‘Blue Chip’ in Big Bear
In preparation for his outing against Bryant “Pee Wee” Cruz as the opening bout on this Saturday night’s HBO Pay-Per-View card at Madison Square Garden in New York City, lightweight hopeful Ryan “Blue Chip” Martin spent the first half of his training camp at The Summit Gym in Big Bear, California, under the guidance of Abel Sanchez.
For Martin, training alongside IBF/WBA/WBC middleweight champion Gennady Golovkin (who faces Daniel Jacobs in Saturday’s main event) was something he cherished.
“It’s just experience that you have to come up here and get,” he said in early February at The Summit. “Just training in the high altitude with Abel and everyone’s up here competing with each other and pushing each other to the limit. You’re training with ‘Triple G,’ seeing how successful he is and all the excitement around him. It just makes you want to push harder and get to the peak that he’s at.”
When asked if the time spent up there has made him a better fighter, the native of Chattanooga, Tennessee stated, “Yes I think I’m growing every day as a fighter. Working with Abel, I feel I’m bringing out more skills, more power in both hands and working on different things. I love it.”
When you ask any boxers who come to Big Bear of the biggest adjustment, they’ll tell you it’s the high altitude. Martin explained, “The first four or five days, you’re going to burn. You’re going to hurt. You’re going to feel like you can’t breathe. Even when you walk up the steps, it takes a lot more energy to do things. It definitely has a good effect on you.”
So what’s it like to see Golovkin ply his trade on a daily basis?
“It’s everything,” said Martin, 17-0 (10). “He’s at the number one pound-for-pound spot, so just seeing him and be able to work beside him, it just pushes me harder and he’s a well-rounded guy. You’d never know he’s world champion or a number one pound-for-pound guy. He pushes you just as hard as you push yourself. He encourages you to be better. He actually helps you with whatever you need, punching right, punching harder, technique, everything. He helps you.”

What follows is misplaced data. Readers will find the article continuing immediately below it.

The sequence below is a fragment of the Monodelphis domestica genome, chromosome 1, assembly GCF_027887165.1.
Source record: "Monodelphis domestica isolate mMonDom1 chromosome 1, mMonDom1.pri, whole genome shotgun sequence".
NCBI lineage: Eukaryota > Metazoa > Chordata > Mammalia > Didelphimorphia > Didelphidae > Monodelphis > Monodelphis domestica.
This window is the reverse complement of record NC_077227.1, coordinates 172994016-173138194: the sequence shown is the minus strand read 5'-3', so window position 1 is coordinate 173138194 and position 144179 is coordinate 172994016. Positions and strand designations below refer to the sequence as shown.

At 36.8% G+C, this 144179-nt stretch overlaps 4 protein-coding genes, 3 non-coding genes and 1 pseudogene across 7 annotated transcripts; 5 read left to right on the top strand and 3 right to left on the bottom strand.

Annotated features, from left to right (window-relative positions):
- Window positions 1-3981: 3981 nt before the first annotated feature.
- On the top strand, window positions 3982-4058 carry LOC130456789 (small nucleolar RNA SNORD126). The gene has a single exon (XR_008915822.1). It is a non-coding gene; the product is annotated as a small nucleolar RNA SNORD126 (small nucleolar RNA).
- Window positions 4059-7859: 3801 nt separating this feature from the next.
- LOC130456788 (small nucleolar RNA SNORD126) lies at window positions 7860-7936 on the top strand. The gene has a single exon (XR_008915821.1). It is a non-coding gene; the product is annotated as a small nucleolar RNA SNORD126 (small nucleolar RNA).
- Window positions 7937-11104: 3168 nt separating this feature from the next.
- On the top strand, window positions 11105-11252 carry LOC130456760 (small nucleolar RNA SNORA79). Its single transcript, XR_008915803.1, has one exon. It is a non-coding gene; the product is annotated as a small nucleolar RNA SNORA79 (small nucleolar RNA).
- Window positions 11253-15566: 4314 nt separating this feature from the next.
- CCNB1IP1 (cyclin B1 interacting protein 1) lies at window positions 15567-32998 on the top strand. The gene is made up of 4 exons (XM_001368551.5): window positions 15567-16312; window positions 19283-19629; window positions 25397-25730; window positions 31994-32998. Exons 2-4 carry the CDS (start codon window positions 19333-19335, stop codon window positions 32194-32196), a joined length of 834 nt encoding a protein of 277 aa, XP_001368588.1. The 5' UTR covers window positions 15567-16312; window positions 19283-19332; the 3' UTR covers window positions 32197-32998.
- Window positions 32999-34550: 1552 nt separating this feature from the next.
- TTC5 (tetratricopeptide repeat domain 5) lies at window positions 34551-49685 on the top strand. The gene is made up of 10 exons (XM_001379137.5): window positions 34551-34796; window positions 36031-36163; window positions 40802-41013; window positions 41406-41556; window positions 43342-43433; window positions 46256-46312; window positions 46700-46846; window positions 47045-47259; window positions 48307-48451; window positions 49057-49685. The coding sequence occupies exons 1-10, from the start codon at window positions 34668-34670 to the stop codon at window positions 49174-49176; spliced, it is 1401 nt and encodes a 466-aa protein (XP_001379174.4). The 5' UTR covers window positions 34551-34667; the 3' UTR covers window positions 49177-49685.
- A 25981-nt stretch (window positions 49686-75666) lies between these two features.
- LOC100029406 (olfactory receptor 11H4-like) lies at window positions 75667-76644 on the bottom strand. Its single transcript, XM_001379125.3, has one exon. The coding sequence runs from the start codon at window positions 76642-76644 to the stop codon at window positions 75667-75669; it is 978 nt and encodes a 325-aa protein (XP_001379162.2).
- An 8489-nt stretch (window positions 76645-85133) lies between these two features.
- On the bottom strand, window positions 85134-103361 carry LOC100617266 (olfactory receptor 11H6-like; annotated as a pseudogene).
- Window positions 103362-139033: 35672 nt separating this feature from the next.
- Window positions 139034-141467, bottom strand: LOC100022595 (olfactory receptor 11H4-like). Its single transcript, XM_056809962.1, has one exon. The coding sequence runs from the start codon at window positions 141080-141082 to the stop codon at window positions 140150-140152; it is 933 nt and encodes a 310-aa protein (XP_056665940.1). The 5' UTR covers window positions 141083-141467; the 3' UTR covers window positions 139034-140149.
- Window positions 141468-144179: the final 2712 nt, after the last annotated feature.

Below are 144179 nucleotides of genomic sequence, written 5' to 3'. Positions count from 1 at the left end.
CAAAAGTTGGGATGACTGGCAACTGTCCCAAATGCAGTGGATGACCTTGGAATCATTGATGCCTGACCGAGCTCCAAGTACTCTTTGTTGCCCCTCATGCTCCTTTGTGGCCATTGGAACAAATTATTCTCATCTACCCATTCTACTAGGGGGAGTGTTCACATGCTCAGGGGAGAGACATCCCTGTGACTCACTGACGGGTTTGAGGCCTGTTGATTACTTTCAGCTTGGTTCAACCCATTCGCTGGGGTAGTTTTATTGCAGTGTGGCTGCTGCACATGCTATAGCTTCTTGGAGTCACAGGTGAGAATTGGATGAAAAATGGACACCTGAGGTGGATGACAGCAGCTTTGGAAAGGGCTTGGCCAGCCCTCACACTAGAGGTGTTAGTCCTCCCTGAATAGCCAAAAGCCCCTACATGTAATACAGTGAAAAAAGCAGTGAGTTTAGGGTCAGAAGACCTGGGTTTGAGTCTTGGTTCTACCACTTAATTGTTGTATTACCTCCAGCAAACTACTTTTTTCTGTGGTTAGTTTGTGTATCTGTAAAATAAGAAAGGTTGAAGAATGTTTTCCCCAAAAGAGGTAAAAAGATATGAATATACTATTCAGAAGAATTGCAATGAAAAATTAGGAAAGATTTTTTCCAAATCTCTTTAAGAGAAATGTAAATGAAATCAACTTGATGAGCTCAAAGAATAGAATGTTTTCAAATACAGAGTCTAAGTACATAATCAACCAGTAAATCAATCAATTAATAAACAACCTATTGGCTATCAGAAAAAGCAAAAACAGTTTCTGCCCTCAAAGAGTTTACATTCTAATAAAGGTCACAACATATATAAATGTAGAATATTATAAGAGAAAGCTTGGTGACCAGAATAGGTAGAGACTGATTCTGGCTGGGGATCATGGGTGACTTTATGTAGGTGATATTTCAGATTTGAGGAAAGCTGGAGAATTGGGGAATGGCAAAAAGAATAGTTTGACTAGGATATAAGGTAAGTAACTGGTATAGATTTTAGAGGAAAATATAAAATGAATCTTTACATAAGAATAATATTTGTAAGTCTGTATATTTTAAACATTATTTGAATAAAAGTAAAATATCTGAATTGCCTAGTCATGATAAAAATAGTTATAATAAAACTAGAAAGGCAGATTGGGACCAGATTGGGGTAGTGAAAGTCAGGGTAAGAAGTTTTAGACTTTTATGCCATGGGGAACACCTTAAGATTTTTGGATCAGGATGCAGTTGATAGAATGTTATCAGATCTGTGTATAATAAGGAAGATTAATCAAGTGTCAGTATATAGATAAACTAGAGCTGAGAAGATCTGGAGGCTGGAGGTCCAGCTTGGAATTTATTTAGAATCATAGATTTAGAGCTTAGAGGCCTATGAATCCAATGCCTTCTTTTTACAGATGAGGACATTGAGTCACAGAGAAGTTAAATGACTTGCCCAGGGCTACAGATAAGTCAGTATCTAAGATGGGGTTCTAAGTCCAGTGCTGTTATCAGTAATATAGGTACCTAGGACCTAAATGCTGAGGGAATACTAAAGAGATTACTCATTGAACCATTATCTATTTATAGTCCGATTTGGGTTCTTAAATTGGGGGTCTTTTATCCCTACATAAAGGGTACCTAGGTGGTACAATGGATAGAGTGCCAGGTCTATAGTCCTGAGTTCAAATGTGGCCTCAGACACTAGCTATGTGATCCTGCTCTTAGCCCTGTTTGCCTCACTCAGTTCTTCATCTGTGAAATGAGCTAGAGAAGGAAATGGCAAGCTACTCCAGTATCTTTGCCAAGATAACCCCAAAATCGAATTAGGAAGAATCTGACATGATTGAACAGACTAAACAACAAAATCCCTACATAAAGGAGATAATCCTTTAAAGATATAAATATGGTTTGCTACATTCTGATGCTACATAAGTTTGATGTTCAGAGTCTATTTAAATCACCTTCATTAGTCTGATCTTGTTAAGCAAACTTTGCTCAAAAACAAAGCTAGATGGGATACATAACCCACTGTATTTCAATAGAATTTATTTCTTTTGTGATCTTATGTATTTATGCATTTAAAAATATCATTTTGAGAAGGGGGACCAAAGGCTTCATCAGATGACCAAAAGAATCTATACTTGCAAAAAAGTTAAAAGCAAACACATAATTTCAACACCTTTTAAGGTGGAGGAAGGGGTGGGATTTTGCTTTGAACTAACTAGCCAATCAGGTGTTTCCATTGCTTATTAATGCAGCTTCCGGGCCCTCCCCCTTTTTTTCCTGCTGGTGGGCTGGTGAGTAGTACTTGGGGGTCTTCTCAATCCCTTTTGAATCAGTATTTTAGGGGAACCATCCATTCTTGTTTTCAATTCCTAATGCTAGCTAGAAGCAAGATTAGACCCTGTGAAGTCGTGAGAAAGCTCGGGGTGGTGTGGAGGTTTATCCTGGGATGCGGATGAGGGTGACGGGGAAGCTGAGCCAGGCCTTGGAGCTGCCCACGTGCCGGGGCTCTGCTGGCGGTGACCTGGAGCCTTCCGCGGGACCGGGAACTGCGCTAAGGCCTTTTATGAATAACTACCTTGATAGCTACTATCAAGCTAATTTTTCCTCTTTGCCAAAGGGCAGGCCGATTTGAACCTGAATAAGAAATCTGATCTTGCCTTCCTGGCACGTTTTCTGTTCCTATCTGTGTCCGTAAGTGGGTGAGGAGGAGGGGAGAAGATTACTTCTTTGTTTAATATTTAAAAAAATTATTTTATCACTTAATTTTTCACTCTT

As you see Sanchez put the boxers through their daily grind, it’s clear that he’s very much about the very basic foundations of the sport. There’s really nothing fancy or revolutionary going on here. Case in point, the emphasis on shadow-boxing, which everyone seems to do for a good five rounds or so before moving on to anything else.
Martin admits the focus on the fundamentals “was very shocking to me, being here. It’s very basic stuff, just at a consistent pace, a hard pace focusing on hurting your opponent and being a professional boxer.”
There is a no-nonsense ethos at The Summit. If you don’t work hard – or with others – well, Sanchez will jettison you from the gym – as former unified light heavyweight titlist Sergey Kovalev learned several years ago.
“I love it because we eat, breathe and sleep in this house. We never really leave, only to go to the grocery store. It’s like you have no choice but to be focused here,” said Martin of The Summit, which has a house attached the gym. This facility was built by Sanchez himself, “so we don’t ever have to go to the car to go anywhere, so we’re never late to the gym. We don’t have an excuse not to be here. One thing I love is everyone is here to push each other and we push each other to the max, especially in sparring.”
Sanchez says of Martin, “He’s a pleasure to have around because he works as hard as everybody else. He just never complains. He’s down here on time. He’s early. He’s one of the first guys here and he’s willing to try the things we’re trying to teach him. He’s got great talent. He’s got great skills. He’s more of a boxer that doesn’t want to hurt nobody. We’re trying to explain to him, in order to be marketable, in order for K2 (Promotions) or his promoter to move him, he’s gotta be able to sell tickets, be fan-friendly.
“I’m not saying I want him to go to war; I want him to use his skills in a manner that the fans want to come back and see him.”
But Big Bear and the solitude isn’t for those who are not solely focused on their craft.